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‘During a time when we all have to come together, even such a small thing as wearing a mask is made political’: Atlanta student’s stirring graduation speech

Atlanta, GA, July 24, 2020: Sprayberry High School Salutatorian Mashoor Al Ahammed delivered a powerful speech at his high school graduation ceremony, using his voice to speak about the current Black Lives Matter protests across the country and encourage his classmates to take this opportunity to “take action” for the movement.

Mashoor was one of nearly 180 seniors from Sprayberry high school who graduated Wednesday night on the field at McEachern High School in a ceremony that was quite different than years past due to the pandemic.

All the high schools in Cobb country held their graduation ceremony at the Walter H. Cantrell Stadium in McEachern High School this past week. Graduates were only allowed to bring four immediate family members to the ceremony and were required to sit together in socially distanced rows. Face masks were mandatory and to gain entry you had to sign a waiver attesting that you were not feeling sick and that you have not been exposed to someone with confirmed or suspected COVID-19, the illness caused by the coronavirus.

Mashoor talked about the obstacles the class of 2020 had faced, including the schools shutting down for the last few months of their senior year, and how they had fought through this hindrance “to come out on the other side as stronger and more mature members of society.”

Mashoor also talked about the underlying problems in society that were exposed during this pandemic. “During a time when we all have to come together as a nation, as human beings, even such a small thing as wearing a mask in made political.”

The young high school graduate used his platform to raise awareness of the Black Lives Matter campaign.

“In the last month, we have seen protests across the country. Protesters are fighting for their ability to live in freedom, fighting for their ability to achieve, fighting for their options in life, fighting to be able to live in equality,” said Mashoor. Mashoor delivered this message amid ongoing protests in the wake of the death of George Floyd—a 46-year-old black man who was killed in Minneapolis after being violently apprehended by police.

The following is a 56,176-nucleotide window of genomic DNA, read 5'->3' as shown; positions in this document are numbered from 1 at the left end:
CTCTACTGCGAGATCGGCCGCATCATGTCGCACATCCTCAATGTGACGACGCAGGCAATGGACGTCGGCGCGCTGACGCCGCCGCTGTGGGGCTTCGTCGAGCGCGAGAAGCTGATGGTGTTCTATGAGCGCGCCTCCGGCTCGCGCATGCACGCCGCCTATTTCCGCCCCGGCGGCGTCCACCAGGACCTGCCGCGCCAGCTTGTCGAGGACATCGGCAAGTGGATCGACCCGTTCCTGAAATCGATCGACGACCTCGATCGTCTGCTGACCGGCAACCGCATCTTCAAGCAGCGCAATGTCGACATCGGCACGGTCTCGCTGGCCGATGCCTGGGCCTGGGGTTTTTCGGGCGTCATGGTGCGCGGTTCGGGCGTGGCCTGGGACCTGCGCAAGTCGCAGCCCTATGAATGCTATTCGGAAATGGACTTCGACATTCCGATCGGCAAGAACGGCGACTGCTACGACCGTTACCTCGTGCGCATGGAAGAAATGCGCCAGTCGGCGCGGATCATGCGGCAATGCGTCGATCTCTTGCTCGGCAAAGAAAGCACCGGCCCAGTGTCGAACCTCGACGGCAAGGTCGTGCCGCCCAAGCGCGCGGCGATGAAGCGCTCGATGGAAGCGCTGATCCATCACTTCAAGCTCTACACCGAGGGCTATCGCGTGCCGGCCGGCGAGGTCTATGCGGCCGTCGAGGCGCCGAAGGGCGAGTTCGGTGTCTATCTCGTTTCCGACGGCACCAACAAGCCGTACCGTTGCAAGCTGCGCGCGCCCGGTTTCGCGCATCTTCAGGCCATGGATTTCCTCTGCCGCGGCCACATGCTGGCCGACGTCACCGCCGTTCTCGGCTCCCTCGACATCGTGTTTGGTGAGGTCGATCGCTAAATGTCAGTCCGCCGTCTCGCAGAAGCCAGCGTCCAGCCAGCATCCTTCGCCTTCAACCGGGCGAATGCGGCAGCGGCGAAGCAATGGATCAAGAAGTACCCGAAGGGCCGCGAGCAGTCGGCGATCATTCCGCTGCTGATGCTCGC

“60 years ago, Martin Luther king Jr lead a movement, a movement that lead to the creation of the Civil Rights Act of 1964, so that we could be standing here together. So that me, a Muslim Indian Immigrant can be delivering this speech to you, on this platform, today. But the fight is not done yet.” Continued Mashoor

Mashoor strongly addresses that the underlying problem of racism is still burning within the country. It has been almost 60 years since Martin Luther King Jr. had led the movement that led to the creation of the Civil rights act of 1964, and that was supposed to create equality within the nation.

Mashoor ended his speech by stating, “Now at the end of our career as students, we have an opportunity; now is our time to take on the world, and to pursue our passions to leave a legacy. I am confident that this graduating class of Sprayberry will utilize the important lessons we have learned in the past few months to not only to achieve greatness, but to do the right thing.”


At Sprayberry, Mashoor was the president of National Honor Society, and the secretary of the Cobb County 4-H club. He also involved with the Student Government Association, BETA Club, HOSA (Health Occupation Students of America), and Chick-Fila Leader Academy, and conducted a research internship at Father Muller’s Medical College Hospital in India. He graduated Sprayberry as an AP Scholar with Distinction, and was also awarded the Senior Elite, the highest honor at Sprayberry High School. He now attends Georgia Institute of Technology where he majors in Neuroscience with a minor in Health and Medical Sciences.

Originally from Kasaragod in Kerala, Mashoor’s family moved to the US in 2015.

Watch Mashoor’s full speech below.

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